She felt these pressures keenly when she was younger. “I could never say that I had a childcare problem,” she said. “I would always make an excuse, say I had to stay home to get something fixed or to do something. I would never say that it was my child, because that would have been seen as a weakness.”

Oxford and academia in general have come a long way since then. Today, men often inform colleagues that they have to stay home with a sick child. And Oxford’s student body has grown more diverse, adding women, students from abroad, and those who do not come from the middle-class backgrounds that once defined science and engineering students.

Growing diversity is why Robinson wants to get the culture right from day one.

“People all do science in different ways, so it’s our job to create an environment that supports and nurtures them all,” she said.

Especially those who, like Robinson, began as outsiders.


Robinson was born in Kent, a region southeast of London, to a family whose children had always dropped out of school and gone to work at 16. She did not work very hard in high school until she took a chemistry class with an outstanding teacher. That did not keep her from dropping out at 16. But it did influence her decision to take a job as a lab technician at nearby Pfizer, working on what was then a new technology, mass spectrometry.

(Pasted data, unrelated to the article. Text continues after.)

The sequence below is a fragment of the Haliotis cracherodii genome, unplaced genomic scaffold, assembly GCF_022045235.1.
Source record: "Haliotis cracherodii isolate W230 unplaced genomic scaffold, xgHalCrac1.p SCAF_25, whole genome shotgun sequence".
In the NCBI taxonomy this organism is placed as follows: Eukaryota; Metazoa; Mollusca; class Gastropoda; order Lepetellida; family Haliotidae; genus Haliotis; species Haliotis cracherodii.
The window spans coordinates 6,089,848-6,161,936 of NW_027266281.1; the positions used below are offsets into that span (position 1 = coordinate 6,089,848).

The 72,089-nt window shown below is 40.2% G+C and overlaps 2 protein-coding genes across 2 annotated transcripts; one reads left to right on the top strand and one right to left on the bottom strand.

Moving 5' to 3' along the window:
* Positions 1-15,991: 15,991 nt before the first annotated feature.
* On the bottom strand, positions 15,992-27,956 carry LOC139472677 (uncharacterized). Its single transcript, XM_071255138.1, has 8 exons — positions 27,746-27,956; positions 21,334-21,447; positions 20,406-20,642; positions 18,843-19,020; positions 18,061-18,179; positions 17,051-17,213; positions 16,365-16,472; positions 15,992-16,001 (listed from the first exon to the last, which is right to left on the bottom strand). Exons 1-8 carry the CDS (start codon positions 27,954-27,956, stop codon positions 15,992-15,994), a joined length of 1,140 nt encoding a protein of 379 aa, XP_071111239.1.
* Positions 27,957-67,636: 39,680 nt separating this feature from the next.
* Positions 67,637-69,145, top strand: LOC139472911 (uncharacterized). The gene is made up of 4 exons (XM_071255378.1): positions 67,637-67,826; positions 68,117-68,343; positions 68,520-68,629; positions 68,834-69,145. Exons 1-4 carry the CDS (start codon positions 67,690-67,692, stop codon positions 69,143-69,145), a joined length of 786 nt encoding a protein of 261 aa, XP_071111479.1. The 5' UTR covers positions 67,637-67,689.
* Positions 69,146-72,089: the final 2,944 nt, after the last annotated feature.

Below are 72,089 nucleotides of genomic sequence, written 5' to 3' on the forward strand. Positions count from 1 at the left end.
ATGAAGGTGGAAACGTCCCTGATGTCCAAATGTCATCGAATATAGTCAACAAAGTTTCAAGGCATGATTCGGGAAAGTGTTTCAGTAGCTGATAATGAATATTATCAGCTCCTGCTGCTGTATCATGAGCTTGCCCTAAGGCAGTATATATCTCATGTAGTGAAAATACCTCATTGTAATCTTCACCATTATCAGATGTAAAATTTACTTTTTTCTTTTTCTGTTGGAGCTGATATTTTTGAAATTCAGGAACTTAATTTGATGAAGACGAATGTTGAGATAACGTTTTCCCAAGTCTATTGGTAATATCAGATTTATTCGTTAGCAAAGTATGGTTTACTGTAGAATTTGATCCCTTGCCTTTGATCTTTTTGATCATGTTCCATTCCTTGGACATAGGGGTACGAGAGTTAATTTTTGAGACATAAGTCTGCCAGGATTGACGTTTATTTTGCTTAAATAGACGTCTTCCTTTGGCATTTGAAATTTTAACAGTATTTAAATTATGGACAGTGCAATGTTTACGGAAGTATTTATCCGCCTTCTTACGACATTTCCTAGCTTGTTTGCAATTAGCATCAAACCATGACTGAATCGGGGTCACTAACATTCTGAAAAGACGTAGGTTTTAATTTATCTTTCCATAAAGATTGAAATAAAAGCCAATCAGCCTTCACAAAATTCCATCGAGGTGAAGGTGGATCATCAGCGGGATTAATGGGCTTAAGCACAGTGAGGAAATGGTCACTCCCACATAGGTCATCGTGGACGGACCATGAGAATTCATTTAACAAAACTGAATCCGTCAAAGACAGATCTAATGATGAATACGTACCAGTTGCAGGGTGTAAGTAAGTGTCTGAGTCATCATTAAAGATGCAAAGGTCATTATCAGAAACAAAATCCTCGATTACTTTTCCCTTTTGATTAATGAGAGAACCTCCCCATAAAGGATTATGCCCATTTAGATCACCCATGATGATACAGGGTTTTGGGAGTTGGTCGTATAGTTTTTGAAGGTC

Those around her soon took note of her abilities and sponsored her for night school and for day release for college at a local college. Once she earned her chemistry degree, she went for a Master’s at University of Wales, followed by a Ph.D. in chemistry at University of Cambridge.

As a junior member of Oxford’s mass spectrometry group, she began studying how proteins fold and reshape themselves to interact chemically with other molecules. This was difficult to visualize because researchers were often in the dark about the structure of those proteins, especially when they bound with other molecules.

Robinson pioneered a way to turn that molecular soup into a spray and measure its properties using mass spectroscopy. This gave her the data she needed to understand their composition and structure. Her current work looks at how fatty molecules, or lipids, regulate the behavior of those protein complexes in cell membranes.

Her breakthroughs led Oxford to name her its first female professor of chemistry in 2001. Her work has also earned her nine honorary degrees and many distinguished awards.